Monday, March 30, 2009

Tiger Wins

I guess Tiger Woods is fully recovered from knee surgery. Woods, who made clutch putts all weekend, rammed home a 15-footer on the 72nd hole Sunday to win his second consecutive Arnold Palmer Invitational title and his first tournament since last summer's U.S. Open. Woods started the day five shots behind Sean O'Hair, who looked totally lost on his way to a final round 73. Give Woods his due. He made great shots down the stretch and his putter bailed him out again and again. The victory assures that he will be the odds on favorite for the Masters in two week. On the down side, I'm getting a bit tired of his fist pumping histrionics. To use the old school adage about not showboating in the end zone, act like you've been there before. Yes, it was an emotional win but it's not like he did the impossible. The field wasn't really that strong and everyone on the planet knew Tiger would win again. Tiger's club slamming is getting old, too. Yes, it's bad luck to have two balls plug under the lip of the bunker, but there's no reason to be flipping clubs or slamming them down in disgust. Time for Tiger to show a bit more maturity.

Hitting range balls while wondering whatever happened to Chuck Courtney.

Tuesday, March 24, 2009

Daly Loses Defamation Suit

A Florida judge threw out John Daly’s defamation lawsuit against Mike Freeman of the Florida Times-Union for a column that equated the bad boy golfer’s off-course adventures to the “thug life.” Freeman’s 2005 column contrasted David Duval and Daly, asking, “How does Daly not fail the scoundrel sniff test with fans despite possessing Thug Like qualifications. Look at the Daly blog. Domestic violence accusations? Yup. Three different kids from three different moms, making him the Shawn Kemp of golf? Yes. A former wife indicted for laundering illegal drug profits? Roger that.”
Daly sued for defamation of character, invasion of privacy, intentional infliction of emotional distress and negligent hiring and supervision. After Daly’s attorneys acknowledged the characterizations of Daly were true, the judge granted Freeman and the newspaper a summary judgment dismissing the suit. The judge said Daly failed to prove that any of the underlying facts were false and said the columnist was protected by the First Amendment. Daly, who is serving an undetermined suspension from the PGA Tour, is playing in Europe.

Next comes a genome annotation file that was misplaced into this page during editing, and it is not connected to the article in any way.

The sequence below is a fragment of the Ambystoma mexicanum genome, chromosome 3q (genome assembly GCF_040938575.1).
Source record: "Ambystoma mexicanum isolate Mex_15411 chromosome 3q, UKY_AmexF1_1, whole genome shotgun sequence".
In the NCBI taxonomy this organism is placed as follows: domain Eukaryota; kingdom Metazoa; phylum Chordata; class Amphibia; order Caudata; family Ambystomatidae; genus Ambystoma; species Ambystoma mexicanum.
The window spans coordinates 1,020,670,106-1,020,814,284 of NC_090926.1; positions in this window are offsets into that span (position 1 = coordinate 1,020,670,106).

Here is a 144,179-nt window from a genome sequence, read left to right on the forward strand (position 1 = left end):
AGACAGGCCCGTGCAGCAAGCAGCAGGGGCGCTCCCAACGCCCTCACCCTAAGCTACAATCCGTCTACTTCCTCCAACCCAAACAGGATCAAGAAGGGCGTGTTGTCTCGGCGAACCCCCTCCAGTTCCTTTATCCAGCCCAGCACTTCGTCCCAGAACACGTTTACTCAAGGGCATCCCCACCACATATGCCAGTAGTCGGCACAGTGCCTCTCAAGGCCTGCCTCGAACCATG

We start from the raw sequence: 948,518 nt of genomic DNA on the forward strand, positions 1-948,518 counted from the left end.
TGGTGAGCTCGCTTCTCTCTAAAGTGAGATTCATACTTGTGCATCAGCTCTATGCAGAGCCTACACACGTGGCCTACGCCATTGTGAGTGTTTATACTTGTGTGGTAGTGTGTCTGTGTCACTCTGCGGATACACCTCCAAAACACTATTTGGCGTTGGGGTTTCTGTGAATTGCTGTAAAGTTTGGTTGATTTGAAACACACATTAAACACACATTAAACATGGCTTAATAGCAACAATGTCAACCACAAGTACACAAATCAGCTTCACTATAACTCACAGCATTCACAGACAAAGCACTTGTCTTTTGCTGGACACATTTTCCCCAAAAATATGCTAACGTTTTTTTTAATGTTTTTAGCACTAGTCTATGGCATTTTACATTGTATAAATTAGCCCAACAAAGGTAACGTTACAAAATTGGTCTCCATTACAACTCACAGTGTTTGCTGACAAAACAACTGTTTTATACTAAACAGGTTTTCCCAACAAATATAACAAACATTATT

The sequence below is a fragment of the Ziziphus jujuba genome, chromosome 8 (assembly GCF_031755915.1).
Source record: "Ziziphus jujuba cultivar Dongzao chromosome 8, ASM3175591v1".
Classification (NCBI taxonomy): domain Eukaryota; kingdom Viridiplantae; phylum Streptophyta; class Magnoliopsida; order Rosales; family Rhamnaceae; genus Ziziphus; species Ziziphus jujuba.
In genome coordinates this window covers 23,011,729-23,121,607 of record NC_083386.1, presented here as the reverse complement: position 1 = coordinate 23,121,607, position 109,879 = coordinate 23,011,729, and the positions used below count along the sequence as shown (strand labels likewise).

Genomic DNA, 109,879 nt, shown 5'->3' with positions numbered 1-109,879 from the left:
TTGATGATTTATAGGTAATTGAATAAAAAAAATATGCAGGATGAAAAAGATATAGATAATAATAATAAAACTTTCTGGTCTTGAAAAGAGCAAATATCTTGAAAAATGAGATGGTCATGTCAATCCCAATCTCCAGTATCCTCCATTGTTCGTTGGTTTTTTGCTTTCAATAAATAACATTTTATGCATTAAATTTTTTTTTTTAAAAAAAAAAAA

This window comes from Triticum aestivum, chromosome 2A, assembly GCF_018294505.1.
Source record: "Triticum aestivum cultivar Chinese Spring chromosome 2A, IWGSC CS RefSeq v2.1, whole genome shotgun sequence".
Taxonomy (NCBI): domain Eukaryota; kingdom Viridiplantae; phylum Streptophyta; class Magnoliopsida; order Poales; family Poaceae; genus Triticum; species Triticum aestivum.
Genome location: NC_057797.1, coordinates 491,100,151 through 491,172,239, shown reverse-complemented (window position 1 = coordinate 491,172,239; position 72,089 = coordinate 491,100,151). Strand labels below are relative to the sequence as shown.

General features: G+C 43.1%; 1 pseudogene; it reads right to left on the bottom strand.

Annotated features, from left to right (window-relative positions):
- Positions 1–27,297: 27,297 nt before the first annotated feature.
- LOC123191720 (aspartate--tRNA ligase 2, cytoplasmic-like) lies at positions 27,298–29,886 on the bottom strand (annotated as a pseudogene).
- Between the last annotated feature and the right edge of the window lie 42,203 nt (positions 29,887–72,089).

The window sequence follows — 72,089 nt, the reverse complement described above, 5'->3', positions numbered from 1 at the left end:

Hitting range balls while wondering whatever happened to Chris Couch.

Monday, March 9, 2009

A Tiger Day

Ever wonder how hard Tiger Woods works to prepare for a golf tournament? If you tuned into the first episode of “The Haney Project,” the Golf Channel’s series on Tiger teacher Hank Haney’s attempt to fix Charles Barkley’s lunge (that really isn’t a swing), you got a hint. As Haney and Barkley talked about the long road ahead of them, Haney asked Barkley if he was ready for “a Tiger day.” According to Haney, here is typical Tiger practice day:

6 a.m. Wakeup
6:30 – 8 Workout/weights
9 – 11 Hit balls on practice tee
11-11:30 Practice putting
11:30-12:30 Play nine holes
12:30-1 Lunch
1-3 Practice tee
3-4 Short game practice
4-5 Play nine holes
5-5:30 Hit more balls
5:30-6 p.m. Practice putting

That might be more practice time than most amateurs put in over the course of a month, or more. Mr. Fairway doubts many of Tiger’s fellow competitors have that kind of a work ethic.

Hitting range balls while wondering whatever happened to Danny Ellis.

Wednesday, March 4, 2009

Haney and Charles Barkley

Mr. Fairway checked out “The Haney Project” on the Golf Channel the other night. This is the weekly show about Haney, Tiger’s teacher, trying to fix the golf swing – if you can call it that – of former NBA star Charles Barkley. If you’ve never seen Barkley swing, check out the video clips on You Tube. Barkley’s swing, which he describes as “a speech impediment, a stuttering problem,” looks like he is killing gophers. He dips and pauses before hitting weak shots dead left. “My golf game sucks,” Barkley tells Haney when they meet. “I haven’t gotten a ball above my head in 10 years.” Haney called the challenge of fixing Barkley’s swing “the project of a lifetime.” The initial show was entertaining, with lots of clips of Barkley’s train wreck swing, including an impression by Tiger himself. But Haney puts Barkley through his paces, hitting ball after ball after ball, all teed up on the practice range, and then breaking down the video. To his credit, Barkley appears determined, focused and eager to learn. Looks like an entertaining series.

Hitting range balls while wondering whatever happened to Charles Courtney.